Parboiled White Rice
Our Parboiled Long Grain White Rice is a high-quality, long-grain white rice that has been partially cooked while still in its husk. Parboiling drives nutrients from the rice's bran layer into the endosperm, where it becomes more readily accessible when eaten and also improves the rice’s texture and durability. Sometimes called “converted rice,” parboiled rice is also easier to process by hand.
Combine 2 cups water and 1 cup rice in medium saucepan over medium-high heat. Bring to a boil, cover, reduce heat and simmer 18-20 minutes or until tender but still firm. Remove from heat and let stand 5 minutes covered. Fluff with fork before serving.
Storage & handling
Store in a dry, cool place.
Enriched parboiled rice (rice, iron, niacin, thiamine mononitrate and folic acid)
Parboiled (sometimes called "Converted") Rice is made by subjecting raw rice to a partial cooking process after the harvest. First the rice is soaked in water to raise its moisture content. Then it is steamed to a specific stage of doneness, then it is cooled and dried.
While some form of the parboiling process has been used for hundreds of years by traditional food cultures, modern technology has made the process more effective and a reliable way to improve rice's texture, stability and nutritional impact. Modern parboiling soaks rice in a warm water bath until it reaches moisture content rises to 30-35%. It is then steamed for a few hours, then vacuum dried before husking. The long gentle soaking in the initial step of the process frees up the water-soluble vitamins and minerals in the rice's bran layer and allows them to travel into the endosperm (the rice kernel) during the vacuum drying stage. This essentially transfers many of the nutrients naturally present in rice bran into the white rice kernels preferred around the world.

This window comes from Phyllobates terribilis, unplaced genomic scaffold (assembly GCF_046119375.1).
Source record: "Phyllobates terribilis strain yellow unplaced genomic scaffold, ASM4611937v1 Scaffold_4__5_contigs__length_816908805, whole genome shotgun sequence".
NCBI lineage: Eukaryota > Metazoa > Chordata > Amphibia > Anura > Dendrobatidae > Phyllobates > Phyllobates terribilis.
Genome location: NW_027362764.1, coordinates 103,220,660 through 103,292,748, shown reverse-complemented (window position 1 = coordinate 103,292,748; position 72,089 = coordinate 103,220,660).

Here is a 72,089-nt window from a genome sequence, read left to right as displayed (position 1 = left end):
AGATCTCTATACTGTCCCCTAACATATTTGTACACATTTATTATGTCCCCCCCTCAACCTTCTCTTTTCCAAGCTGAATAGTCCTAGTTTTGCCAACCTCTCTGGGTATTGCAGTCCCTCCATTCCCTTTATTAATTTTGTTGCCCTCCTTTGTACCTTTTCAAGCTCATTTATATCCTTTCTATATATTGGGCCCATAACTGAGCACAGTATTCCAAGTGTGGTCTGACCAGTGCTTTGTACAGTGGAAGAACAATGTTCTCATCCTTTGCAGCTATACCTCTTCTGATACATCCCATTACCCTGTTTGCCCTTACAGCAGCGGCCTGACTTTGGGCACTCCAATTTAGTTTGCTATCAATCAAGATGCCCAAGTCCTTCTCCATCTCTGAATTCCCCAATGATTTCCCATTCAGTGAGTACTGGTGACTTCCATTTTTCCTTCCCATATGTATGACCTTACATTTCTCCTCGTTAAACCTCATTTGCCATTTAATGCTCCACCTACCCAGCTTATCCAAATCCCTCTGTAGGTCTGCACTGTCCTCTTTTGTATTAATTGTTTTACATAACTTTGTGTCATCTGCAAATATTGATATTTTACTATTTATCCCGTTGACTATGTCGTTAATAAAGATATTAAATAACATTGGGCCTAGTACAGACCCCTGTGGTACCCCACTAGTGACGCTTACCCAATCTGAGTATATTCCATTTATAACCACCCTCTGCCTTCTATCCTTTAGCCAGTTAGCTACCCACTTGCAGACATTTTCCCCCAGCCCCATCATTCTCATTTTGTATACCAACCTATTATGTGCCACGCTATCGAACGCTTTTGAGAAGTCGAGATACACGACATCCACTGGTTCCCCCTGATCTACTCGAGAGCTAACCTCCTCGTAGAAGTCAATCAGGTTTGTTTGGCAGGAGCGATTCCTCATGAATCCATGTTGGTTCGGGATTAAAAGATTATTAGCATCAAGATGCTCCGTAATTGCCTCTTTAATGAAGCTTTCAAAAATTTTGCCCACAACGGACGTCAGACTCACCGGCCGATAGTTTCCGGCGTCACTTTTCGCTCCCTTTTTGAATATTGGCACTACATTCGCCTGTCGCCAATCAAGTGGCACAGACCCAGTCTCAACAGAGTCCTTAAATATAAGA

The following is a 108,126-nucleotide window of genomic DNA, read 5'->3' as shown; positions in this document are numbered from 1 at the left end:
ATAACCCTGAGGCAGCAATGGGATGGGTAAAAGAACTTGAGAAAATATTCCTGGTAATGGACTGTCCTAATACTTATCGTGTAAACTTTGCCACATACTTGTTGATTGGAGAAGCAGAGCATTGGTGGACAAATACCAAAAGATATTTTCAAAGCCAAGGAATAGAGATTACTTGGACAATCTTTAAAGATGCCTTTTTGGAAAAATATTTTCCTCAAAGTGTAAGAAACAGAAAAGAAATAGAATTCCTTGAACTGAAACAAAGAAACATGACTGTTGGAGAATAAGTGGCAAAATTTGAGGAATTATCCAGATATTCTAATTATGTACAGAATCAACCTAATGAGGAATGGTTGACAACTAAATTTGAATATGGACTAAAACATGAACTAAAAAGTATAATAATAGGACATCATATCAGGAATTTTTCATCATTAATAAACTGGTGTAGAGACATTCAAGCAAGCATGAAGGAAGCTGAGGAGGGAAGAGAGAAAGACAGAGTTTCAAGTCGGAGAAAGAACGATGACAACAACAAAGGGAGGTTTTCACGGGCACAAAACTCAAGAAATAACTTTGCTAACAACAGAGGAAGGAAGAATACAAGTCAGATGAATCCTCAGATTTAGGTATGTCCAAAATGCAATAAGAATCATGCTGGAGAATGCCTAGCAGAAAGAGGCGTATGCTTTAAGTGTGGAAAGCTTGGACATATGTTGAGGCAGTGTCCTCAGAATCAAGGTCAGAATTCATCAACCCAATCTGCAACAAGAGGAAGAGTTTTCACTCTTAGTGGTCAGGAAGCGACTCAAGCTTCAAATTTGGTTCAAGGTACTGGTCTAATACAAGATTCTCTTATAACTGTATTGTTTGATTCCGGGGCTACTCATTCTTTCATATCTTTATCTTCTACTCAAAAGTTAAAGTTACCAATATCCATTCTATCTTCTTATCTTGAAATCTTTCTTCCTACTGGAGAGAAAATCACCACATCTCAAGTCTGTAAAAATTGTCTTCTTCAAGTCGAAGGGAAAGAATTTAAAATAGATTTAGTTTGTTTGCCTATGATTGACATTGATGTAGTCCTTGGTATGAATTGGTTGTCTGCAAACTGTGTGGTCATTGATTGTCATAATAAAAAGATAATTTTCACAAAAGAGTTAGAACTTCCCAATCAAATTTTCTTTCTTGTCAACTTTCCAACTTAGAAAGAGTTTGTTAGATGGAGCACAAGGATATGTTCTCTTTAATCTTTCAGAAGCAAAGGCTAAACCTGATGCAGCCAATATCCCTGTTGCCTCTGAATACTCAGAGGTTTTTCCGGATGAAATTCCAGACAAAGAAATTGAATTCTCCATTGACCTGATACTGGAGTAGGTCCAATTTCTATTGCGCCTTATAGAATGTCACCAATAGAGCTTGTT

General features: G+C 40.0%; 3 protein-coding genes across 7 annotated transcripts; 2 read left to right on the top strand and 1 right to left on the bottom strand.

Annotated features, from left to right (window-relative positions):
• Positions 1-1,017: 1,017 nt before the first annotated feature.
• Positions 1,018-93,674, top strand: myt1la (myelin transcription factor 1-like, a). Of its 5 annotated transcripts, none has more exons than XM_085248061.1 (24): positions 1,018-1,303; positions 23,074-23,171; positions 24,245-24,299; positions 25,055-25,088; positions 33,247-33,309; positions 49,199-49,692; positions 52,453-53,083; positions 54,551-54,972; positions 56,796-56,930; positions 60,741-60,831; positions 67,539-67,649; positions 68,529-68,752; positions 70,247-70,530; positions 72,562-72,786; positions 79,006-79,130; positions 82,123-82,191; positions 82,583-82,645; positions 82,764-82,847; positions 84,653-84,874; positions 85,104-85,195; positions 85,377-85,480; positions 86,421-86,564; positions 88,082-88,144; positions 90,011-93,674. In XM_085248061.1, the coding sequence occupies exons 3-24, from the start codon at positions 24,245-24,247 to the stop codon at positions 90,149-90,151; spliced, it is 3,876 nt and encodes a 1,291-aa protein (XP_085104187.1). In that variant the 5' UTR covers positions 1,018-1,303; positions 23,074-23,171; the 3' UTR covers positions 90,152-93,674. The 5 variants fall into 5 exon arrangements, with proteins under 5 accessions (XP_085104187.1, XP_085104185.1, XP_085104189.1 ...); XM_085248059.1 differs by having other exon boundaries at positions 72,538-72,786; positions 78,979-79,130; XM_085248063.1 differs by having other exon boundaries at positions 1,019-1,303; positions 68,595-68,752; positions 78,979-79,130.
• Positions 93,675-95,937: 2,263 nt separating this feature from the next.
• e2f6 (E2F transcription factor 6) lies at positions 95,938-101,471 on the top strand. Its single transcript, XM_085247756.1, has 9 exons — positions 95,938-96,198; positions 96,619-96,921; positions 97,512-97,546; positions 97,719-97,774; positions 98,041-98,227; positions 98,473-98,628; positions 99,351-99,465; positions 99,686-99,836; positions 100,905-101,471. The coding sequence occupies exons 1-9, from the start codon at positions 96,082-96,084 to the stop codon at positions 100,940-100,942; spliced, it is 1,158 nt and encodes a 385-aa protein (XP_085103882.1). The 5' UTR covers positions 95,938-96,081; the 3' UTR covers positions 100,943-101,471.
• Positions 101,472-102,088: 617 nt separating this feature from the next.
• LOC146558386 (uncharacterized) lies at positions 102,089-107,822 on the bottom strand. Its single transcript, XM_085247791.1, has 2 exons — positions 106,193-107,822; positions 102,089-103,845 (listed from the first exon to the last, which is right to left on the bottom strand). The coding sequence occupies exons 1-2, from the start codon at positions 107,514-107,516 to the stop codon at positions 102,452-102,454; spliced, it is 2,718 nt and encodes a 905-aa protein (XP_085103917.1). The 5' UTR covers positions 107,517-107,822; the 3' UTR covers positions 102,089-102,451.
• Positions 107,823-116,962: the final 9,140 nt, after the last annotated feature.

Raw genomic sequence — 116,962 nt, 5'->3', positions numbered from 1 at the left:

The partial cooking process offers other benefits, too. Soaking and steaming gelatinizes the starch in rice. Once cooled and dried, the rice kernels become translucent as the gelatinized starch reforms into a more tightly packed structure. The individual rice kernels are now more durable and less likely to break during modern technological processing, making it a great choice for use as an ingredient in commercially produced shelf-stable dried rice mixes, as well as aseptically packaged and even frozen products.
Parboiled Rice sometimes takes on a slight sepia color, too, leading to it sometimes being referred to as "Golden Rice." Parboiled Rice typically takes less time but more water to cook than the same quantity of raw rice.
This authentic Caribbean dish is a Puerto Rican favorite, traditionally served at holidays and celebrations. The deliciously crunchy, caramelized crust of rice that forms on the bottom of the pan while cooking is referred to as “pegao,” and is considered a special treat.